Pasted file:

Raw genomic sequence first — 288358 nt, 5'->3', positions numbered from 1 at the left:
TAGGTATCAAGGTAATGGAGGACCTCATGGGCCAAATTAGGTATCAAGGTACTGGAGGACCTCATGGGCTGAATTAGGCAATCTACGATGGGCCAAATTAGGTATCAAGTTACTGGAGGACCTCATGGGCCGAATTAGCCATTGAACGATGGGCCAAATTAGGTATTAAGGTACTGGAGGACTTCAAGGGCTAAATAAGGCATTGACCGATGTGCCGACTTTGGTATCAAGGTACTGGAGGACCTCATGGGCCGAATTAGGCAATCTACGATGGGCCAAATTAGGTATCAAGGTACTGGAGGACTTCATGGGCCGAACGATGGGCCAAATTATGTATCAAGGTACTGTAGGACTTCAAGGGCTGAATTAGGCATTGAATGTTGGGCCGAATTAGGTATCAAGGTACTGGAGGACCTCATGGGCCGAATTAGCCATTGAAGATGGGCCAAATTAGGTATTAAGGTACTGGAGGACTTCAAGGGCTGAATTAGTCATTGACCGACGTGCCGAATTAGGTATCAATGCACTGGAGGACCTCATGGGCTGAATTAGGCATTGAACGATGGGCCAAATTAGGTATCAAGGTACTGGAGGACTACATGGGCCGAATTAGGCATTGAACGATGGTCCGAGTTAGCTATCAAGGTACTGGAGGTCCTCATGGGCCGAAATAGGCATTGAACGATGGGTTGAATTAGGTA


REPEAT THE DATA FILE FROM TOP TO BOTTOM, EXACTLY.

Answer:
Raw genomic sequence first — 288358 nt, 5'->3', positions numbered from 1 at the left:
TAGGTATCAAGGTAATGGAGGACCTCATGGGCCAAATTAGGTATCAAGGTACTGGAGGACCTCATGGGCTGAATTAGGCAATCTACGATGGGCCAAATTAGGTATCAAGTTACTGGAGGACCTCATGGGCCGAATTAGCCATTGAACGATGGGCCAAATTAGGTATTAAGGTACTGGAGGACTTCAAGGGCTAAATAAGGCATTGACCGATGTGCCGACTTTGGTATCAAGGTACTGGAGGACCTCATGGGCCGAATTAGGCAATCTACGATGGGCCAAATTAGGTATCAAGGTACTGGAGGACTTCATGGGCCGAACGATGGGCCAAATTATGTATCAAGGTACTGTAGGACTTCAAGGGCTGAATTAGGCATTGAATGTTGGGCCGAATTAGGTATCAAGGTACTGGAGGACCTCATGGGCCGAATTAGCCATTGAAGATGGGCCAAATTAGGTATTAAGGTACTGGAGGACTTCAAGGGCTGAATTAGTCATTGACCGACGTGCCGAATTAGGTATCAATGCACTGGAGGACCTCATGGGCTGAATTAGGCATTGAACGATGGGCCAAATTAGGTATCAAGGTACTGGAGGACTACATGGGCCGAATTAGGCATTGAACGATGGTCCGAGTTAGCTATCAAGGTACTGGAGGTCCTCATGGGCCGAAATAGGCATTGAACGATGGGTTGAATTAGGTA